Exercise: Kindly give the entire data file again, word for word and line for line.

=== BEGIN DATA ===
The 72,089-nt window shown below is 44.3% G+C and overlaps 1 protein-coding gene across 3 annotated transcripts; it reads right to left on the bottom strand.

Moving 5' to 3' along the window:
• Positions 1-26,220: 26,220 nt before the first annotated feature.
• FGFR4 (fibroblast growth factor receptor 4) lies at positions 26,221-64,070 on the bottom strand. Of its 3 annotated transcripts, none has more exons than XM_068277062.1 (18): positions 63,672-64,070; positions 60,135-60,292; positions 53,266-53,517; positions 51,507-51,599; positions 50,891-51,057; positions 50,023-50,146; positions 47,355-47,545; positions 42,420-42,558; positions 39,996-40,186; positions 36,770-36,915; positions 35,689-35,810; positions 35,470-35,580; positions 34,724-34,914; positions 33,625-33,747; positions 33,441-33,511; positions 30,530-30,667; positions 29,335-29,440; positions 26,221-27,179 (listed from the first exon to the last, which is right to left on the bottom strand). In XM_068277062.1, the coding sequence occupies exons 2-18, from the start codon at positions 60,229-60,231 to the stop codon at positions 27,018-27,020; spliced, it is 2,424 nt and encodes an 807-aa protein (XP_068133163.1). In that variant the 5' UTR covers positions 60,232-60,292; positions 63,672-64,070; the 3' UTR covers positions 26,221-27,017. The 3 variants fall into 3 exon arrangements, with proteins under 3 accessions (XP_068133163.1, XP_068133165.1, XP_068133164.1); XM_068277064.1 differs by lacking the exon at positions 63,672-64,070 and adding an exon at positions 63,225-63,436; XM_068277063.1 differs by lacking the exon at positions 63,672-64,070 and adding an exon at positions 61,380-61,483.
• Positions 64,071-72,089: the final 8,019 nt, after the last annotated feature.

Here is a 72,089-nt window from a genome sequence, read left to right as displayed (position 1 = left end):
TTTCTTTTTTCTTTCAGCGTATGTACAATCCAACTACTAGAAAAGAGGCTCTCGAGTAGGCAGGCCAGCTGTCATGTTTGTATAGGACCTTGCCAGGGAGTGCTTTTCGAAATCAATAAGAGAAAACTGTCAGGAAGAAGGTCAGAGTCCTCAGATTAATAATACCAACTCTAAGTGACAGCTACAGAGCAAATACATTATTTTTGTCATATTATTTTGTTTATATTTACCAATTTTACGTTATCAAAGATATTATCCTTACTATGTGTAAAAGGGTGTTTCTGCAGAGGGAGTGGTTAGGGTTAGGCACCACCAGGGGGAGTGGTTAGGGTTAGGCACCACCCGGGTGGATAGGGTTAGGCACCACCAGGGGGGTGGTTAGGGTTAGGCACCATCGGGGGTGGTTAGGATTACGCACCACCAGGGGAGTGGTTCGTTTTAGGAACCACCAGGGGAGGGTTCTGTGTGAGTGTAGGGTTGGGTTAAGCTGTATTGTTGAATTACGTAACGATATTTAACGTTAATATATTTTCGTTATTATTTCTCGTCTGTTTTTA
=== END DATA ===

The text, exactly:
The 72,089-nt window shown below is 44.3% G+C and overlaps 1 protein-coding gene across 3 annotated transcripts; it reads right to left on the bottom strand.

Moving 5' to 3' along the window:
• Positions 1-26,220: 26,220 nt before the first annotated feature.
• FGFR4 (fibroblast growth factor receptor 4) lies at positions 26,221-64,070 on the bottom strand. Of its 3 annotated transcripts, none has more exons than XM_068277062.1 (18): positions 63,672-64,070; positions 60,135-60,292; positions 53,266-53,517; positions 51,507-51,599; positions 50,891-51,057; positions 50,023-50,146; positions 47,355-47,545; positions 42,420-42,558; positions 39,996-40,186; positions 36,770-36,915; positions 35,689-35,810; positions 35,470-35,580; positions 34,724-34,914; positions 33,625-33,747; positions 33,441-33,511; positions 30,530-30,667; positions 29,335-29,440; positions 26,221-27,179 (listed from the first exon to the last, which is right to left on the bottom strand). In XM_068277062.1, the coding sequence occupies exons 2-18, from the start codon at positions 60,229-60,231 to the stop codon at positions 27,018-27,020; spliced, it is 2,424 nt and encodes an 807-aa protein (XP_068133163.1). In that variant the 5' UTR covers positions 60,232-60,292; positions 63,672-64,070; the 3' UTR covers positions 26,221-27,017. The 3 variants fall into 3 exon arrangements, with proteins under 3 accessions (XP_068133163.1, XP_068133165.1, XP_068133164.1); XM_068277064.1 differs by lacking the exon at positions 63,672-64,070 and adding an exon at positions 63,225-63,436; XM_068277063.1 differs by lacking the exon at positions 63,672-64,070 and adding an exon at positions 61,380-61,483.
• Positions 64,071-72,089: the final 8,019 nt, after the last annotated feature.

Here is a 72,089-nt window from a genome sequence, read left to right as displayed (position 1 = left end):
TTTCTTTTTTCTTTCAGCGTATGTACAATCCAACTACTAGAAAAGAGGCTCTCGAGTAGGCAGGCCAGCTGTCATGTTTGTATAGGACCTTGCCAGGGAGTGCTTTTCGAAATCAATAAGAGAAAACTGTCAGGAAGAAGGTCAGAGTCCTCAGATTAATAATACCAACTCTAAGTGACAGCTACAGAGCAAATACATTATTTTTGTCATATTATTTTGTTTATATTTACCAATTTTACGTTATCAAAGATATTATCCTTACTATGTGTAAAAGGGTGTTTCTGCAGAGGGAGTGGTTAGGGTTAGGCACCACCAGGGGGAGTGGTTAGGGTTAGGCACCACCCGGGTGGATAGGGTTAGGCACCACCAGGGGGGTGGTTAGGGTTAGGCACCATCGGGGGTGGTTAGGATTACGCACCACCAGGGGAGTGGTTCGTTTTAGGAACCACCAGGGGAGGGTTCTGTGTGAGTGTAGGGTTGGGTTAAGCTGTATTGTTGAATTACGTAACGATATTTAACGTTAATATATTTTCGTTATTATTTCTCGTCTGTTTTTA